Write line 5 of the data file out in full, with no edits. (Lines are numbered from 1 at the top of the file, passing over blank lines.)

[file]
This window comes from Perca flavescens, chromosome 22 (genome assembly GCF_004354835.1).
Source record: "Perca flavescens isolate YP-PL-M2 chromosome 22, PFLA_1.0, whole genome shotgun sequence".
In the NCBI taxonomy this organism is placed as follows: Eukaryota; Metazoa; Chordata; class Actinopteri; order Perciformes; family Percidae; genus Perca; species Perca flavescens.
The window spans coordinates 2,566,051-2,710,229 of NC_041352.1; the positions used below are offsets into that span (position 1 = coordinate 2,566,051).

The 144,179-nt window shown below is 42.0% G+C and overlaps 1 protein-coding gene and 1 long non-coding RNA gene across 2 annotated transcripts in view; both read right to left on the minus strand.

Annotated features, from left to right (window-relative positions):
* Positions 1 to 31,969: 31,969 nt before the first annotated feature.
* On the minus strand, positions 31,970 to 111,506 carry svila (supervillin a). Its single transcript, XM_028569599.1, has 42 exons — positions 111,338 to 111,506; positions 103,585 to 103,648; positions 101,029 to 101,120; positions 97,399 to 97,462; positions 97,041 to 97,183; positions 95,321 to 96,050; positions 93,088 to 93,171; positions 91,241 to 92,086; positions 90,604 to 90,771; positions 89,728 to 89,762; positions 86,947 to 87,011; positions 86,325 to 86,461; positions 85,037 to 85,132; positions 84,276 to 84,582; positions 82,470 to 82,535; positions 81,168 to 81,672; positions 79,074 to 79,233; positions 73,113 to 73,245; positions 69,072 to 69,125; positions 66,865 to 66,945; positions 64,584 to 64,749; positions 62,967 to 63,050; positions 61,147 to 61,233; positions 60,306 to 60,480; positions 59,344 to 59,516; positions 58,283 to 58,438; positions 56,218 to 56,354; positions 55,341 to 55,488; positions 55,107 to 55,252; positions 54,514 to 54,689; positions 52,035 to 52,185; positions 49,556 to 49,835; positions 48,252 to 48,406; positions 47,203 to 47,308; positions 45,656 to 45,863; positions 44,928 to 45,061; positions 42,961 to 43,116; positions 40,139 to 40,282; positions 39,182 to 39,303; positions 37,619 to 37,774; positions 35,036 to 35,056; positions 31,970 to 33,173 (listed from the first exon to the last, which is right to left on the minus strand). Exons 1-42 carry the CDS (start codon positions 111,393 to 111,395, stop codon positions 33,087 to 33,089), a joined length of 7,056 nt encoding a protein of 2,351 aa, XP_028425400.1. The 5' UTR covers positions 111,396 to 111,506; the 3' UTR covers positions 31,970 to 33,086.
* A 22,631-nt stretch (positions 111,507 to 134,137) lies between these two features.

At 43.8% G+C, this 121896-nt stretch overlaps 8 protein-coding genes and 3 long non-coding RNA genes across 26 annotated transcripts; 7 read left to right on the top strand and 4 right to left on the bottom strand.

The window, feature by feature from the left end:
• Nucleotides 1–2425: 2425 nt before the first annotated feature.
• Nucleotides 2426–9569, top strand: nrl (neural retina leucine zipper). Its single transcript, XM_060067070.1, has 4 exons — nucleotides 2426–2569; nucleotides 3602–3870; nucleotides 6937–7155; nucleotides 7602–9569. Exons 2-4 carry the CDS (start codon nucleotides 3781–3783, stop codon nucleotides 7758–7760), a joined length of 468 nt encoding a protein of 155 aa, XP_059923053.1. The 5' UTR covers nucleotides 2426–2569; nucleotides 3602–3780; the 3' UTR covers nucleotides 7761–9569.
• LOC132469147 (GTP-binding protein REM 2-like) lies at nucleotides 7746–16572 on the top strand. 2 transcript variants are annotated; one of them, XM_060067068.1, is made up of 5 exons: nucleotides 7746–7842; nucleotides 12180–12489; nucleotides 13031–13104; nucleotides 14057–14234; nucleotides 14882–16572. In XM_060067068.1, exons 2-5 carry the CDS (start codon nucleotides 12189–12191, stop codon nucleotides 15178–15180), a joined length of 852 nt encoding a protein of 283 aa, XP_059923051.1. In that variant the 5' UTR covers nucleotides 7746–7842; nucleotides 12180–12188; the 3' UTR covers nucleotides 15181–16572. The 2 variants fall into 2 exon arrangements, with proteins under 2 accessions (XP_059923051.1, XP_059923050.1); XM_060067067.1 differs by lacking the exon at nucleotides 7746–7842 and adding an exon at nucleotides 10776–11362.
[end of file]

The 144,179-nt window shown below is 42.0% G+C and overlaps 1 protein-coding gene and 1 long non-coding RNA gene across 2 annotated transcripts in view; both read right to left on the minus strand.